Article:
Why do you defend criminals?

March 28, 2018

Ask any criminal defense attorney how often he or she is asked this question and you are likely to hear "every time I turn around".  Generally speaking, the question comes from friends, neighbors and other professionals, who have never had any personal experience with the criminal justice system.   Since a person's "world view" is largely shaped by background experiences and life situations, those living on the "privileged" side of the street are inclined to believe that a person accused of a crime is guilty and that police, prosecutors, accusers and witnesses don't lie. 

 

A common answer to the question posed above is that the criminal defense attorney isn't defending the person per se, but is defending the Constitution by demanding that the government abide by the fundamental principles set out in that sacred document.  That is, of course, an important and worthy objective that most people can easily understand and accept.  What is harder for many people to accept is that sometimes the government gets it wrong, whether by accident or design, and people's lives and freedom hang in the balance. 

 

In the upcoming sequence of blog posts, let's take a look at some cases where a person was accused and, worse yet, convicted of a crime he or she simply did not commit.  The first case, The McMartin Preschool Abuse Case, is particularly fascinating because it evoked a perfect storm for a criminal frenzy.  The case involved a mother as the accuser, a whole slew of young children as the witnesses and a sordid topic.  By and large, mothers and children are viewed as inherently honest and, in this case, that bias led to a rabid prosecution, and a media firestorm, where facts were ignored and other facts invented.  The mother's accusations, as it turned out, were the ramblings of a paranoid schizophrenic and the children, all of whom initially denied being aware of any abuse were, through a series of leading questions and promises of rewards, eventually made to acquiesce to stories that supported the prosecution's theory.  The McMartin case lasted seven years and cost 15 million dollars, the longest and most costly criminal prosecution in American history, and in the end resulted in no convictions.  It did, however, result in the irrevocable destruction of many lives.  Young Ray Buckey, just 25 years old and one of the principal defendants, spent five years in jail awaiting trial for a crime he did not commit.  Additionally, the complete destruction of his reputation was unconscionable.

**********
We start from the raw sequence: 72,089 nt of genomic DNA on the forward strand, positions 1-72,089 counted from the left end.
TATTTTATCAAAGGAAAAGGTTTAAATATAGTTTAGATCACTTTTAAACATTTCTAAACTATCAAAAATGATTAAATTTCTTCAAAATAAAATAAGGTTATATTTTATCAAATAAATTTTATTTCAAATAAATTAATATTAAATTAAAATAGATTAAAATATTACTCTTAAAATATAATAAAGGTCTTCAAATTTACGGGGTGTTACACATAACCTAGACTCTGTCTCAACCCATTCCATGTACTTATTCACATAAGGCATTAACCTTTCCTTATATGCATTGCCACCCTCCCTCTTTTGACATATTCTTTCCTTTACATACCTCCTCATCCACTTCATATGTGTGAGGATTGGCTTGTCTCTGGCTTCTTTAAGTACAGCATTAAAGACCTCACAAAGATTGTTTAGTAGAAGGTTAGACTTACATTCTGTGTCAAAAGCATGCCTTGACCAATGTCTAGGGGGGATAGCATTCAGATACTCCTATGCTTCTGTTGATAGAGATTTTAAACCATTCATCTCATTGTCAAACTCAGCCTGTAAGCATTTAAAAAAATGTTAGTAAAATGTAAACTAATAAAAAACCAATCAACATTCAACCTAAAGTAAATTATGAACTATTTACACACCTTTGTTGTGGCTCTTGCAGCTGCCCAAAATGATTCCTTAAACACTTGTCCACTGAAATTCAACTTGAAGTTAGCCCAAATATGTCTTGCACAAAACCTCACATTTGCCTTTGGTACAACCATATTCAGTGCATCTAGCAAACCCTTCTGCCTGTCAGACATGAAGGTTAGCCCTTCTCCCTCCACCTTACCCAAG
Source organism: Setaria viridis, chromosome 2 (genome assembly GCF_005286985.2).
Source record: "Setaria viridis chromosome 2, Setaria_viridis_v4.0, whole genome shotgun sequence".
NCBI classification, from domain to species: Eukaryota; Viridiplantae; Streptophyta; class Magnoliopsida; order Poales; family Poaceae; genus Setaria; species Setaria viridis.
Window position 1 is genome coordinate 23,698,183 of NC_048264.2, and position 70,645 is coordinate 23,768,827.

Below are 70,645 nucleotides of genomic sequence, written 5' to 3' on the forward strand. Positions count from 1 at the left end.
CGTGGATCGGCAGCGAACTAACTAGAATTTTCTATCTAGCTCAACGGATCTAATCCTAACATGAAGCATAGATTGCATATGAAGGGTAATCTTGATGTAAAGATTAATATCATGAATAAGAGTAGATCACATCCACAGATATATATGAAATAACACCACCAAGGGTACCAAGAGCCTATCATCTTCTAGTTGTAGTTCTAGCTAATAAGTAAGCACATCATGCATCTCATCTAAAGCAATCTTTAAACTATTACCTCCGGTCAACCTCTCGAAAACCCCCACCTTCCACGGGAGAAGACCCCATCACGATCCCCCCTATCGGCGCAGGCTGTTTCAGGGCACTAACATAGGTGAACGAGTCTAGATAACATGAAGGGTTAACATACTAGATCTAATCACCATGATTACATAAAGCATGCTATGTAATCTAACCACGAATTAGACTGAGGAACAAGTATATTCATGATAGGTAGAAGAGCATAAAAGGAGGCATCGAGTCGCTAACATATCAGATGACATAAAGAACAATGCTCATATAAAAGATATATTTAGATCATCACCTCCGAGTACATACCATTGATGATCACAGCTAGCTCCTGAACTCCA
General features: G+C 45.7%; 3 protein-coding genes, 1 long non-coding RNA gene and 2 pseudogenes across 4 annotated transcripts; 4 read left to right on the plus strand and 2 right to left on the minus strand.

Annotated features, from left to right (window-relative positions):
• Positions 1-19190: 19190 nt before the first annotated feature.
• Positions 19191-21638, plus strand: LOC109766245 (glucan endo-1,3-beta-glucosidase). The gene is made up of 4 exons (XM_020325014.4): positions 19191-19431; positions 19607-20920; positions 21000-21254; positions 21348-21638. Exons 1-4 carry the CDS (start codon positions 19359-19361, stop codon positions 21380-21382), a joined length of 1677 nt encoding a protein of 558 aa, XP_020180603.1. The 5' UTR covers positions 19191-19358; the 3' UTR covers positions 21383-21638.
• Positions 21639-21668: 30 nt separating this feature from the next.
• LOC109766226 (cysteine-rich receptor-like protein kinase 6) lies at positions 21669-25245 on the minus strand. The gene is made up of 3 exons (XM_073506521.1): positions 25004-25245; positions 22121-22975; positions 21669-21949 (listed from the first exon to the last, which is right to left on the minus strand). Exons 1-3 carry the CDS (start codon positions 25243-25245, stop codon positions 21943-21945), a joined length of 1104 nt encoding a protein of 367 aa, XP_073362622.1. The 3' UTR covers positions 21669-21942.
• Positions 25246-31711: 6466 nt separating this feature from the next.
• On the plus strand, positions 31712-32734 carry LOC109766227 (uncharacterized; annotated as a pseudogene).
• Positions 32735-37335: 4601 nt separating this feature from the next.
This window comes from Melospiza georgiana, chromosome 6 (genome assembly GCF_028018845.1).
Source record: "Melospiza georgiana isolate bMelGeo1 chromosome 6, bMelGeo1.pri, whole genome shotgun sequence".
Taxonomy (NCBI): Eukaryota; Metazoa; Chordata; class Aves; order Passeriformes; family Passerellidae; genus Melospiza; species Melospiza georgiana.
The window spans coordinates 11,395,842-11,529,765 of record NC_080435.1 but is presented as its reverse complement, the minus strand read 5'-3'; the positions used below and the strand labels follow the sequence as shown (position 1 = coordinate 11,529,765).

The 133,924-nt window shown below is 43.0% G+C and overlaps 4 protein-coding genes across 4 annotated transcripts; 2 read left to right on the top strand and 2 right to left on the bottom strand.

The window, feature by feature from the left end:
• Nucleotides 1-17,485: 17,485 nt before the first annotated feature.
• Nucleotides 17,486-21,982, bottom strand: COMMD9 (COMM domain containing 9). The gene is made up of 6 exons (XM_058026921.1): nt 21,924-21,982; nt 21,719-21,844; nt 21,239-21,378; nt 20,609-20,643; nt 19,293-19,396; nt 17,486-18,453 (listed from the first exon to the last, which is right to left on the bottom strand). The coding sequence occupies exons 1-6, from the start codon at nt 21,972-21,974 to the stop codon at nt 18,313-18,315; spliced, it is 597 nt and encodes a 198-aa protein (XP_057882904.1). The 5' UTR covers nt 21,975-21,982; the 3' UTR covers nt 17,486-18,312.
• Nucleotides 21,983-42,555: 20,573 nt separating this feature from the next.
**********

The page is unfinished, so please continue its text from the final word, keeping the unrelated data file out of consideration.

Interested in reading more about this gross miscarriage of justice?  Click the link below.

 

Click HERE to read more about the McMartin Preschool Abuse Case.

 

 

 

 

  

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